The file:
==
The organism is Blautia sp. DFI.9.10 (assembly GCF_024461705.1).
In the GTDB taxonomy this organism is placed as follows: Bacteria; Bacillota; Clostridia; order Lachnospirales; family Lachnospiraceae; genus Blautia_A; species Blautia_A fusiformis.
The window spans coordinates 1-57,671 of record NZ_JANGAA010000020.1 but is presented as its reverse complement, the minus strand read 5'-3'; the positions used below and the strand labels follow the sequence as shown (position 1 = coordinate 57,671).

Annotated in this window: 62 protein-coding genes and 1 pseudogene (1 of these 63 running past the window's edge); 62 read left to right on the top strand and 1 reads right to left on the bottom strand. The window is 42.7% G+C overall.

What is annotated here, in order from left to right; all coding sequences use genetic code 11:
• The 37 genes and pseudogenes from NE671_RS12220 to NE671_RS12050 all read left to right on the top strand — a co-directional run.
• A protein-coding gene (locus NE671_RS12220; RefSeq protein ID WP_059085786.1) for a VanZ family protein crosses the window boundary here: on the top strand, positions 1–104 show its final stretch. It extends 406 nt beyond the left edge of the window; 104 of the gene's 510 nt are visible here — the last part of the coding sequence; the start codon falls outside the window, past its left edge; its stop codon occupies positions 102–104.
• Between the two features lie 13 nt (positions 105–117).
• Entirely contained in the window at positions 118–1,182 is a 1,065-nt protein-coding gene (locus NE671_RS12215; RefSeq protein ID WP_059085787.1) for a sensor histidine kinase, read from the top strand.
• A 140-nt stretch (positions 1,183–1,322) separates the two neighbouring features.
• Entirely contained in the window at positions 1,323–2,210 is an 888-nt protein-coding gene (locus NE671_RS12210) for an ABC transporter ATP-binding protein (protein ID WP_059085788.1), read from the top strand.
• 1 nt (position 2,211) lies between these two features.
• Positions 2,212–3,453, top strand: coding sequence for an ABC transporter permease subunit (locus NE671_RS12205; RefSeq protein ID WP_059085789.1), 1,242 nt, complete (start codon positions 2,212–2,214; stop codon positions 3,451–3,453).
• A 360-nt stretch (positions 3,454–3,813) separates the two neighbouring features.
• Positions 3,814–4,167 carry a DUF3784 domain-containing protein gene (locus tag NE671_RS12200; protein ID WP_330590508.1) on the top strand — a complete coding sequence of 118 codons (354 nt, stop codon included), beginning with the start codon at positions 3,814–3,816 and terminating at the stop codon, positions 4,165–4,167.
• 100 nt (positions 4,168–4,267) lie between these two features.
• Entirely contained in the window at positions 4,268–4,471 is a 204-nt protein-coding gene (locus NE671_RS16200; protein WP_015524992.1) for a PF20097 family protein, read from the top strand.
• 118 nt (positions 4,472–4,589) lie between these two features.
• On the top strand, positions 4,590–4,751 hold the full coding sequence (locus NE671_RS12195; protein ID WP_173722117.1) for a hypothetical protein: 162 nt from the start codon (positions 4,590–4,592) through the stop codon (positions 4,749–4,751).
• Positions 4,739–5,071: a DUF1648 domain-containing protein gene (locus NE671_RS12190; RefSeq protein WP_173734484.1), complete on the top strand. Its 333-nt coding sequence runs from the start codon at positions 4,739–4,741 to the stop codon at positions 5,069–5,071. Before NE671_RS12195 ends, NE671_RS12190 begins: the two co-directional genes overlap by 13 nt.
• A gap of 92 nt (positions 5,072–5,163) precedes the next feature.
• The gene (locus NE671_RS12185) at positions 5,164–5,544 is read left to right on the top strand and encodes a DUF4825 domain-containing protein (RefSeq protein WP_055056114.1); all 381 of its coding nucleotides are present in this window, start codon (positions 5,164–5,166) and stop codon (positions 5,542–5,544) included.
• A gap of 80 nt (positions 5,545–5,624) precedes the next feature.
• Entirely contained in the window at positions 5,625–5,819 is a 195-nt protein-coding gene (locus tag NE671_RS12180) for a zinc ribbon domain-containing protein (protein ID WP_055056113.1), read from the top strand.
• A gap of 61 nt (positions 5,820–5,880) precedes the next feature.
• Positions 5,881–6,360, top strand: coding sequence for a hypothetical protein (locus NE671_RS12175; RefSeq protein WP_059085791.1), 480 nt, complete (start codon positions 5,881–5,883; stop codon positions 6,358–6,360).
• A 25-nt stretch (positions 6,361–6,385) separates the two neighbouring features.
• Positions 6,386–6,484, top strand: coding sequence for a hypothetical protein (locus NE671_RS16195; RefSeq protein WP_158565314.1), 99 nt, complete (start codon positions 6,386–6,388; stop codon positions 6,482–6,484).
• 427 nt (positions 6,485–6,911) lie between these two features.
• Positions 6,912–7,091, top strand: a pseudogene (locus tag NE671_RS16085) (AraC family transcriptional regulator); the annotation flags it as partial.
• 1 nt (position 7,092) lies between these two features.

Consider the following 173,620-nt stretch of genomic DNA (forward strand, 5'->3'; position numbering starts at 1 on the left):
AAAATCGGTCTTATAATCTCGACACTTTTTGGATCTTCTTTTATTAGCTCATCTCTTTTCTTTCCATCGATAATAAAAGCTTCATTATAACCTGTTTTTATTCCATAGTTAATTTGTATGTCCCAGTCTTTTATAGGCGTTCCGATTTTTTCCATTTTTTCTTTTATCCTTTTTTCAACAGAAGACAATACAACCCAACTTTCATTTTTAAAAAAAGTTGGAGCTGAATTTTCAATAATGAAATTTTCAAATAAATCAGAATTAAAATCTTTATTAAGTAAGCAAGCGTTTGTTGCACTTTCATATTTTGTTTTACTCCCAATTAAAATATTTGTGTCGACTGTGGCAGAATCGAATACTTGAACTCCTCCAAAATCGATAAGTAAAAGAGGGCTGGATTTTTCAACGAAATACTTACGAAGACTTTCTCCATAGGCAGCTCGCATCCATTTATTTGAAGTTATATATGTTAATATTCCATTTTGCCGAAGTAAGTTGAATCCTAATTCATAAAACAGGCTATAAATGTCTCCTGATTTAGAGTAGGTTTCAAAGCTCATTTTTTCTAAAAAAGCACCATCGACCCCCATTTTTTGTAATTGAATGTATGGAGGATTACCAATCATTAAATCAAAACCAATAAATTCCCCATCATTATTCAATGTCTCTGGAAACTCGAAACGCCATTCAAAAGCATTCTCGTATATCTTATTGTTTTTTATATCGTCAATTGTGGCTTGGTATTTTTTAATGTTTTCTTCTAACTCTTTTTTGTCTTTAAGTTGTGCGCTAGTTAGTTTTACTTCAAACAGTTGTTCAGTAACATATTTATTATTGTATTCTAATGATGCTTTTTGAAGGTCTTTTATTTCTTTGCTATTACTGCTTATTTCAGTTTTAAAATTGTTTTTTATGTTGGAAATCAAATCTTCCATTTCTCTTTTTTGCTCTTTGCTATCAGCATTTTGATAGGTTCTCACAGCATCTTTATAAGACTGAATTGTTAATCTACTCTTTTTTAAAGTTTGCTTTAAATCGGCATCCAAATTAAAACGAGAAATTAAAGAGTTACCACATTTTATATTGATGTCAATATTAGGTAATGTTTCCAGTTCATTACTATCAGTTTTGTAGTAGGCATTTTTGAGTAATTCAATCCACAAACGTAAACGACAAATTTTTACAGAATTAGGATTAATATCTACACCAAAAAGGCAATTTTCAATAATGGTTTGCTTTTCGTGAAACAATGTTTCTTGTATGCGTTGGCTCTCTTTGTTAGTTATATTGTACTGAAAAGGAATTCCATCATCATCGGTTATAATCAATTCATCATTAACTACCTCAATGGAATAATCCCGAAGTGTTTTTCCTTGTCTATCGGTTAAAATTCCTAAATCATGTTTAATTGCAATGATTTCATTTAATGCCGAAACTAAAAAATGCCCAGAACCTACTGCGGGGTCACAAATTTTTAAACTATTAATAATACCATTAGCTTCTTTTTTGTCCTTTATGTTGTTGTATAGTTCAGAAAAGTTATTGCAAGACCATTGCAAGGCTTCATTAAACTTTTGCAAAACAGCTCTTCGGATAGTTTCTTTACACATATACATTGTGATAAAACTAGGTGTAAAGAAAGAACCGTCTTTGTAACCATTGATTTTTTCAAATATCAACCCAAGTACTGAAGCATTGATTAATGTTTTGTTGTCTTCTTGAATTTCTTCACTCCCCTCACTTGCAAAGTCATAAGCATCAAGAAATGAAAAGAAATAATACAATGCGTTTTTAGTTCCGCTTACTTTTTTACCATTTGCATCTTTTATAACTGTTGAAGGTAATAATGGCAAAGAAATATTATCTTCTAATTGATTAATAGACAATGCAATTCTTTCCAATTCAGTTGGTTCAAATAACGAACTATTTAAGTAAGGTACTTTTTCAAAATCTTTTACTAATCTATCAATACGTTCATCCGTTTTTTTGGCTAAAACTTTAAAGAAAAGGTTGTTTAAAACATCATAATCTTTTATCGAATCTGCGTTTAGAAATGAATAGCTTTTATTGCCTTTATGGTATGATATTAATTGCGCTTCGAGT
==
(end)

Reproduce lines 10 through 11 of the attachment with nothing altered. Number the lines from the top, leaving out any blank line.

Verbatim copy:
• A 140-nt stretch (positions 1,183–1,322) separates the two neighbouring features.
• Entirely contained in the window at positions 1,323–2,210 is an 888-nt protein-coding gene (locus NE671_RS12210) for an ABC transporter ATP-binding protein (protein ID WP_059085788.1), read from the top strand.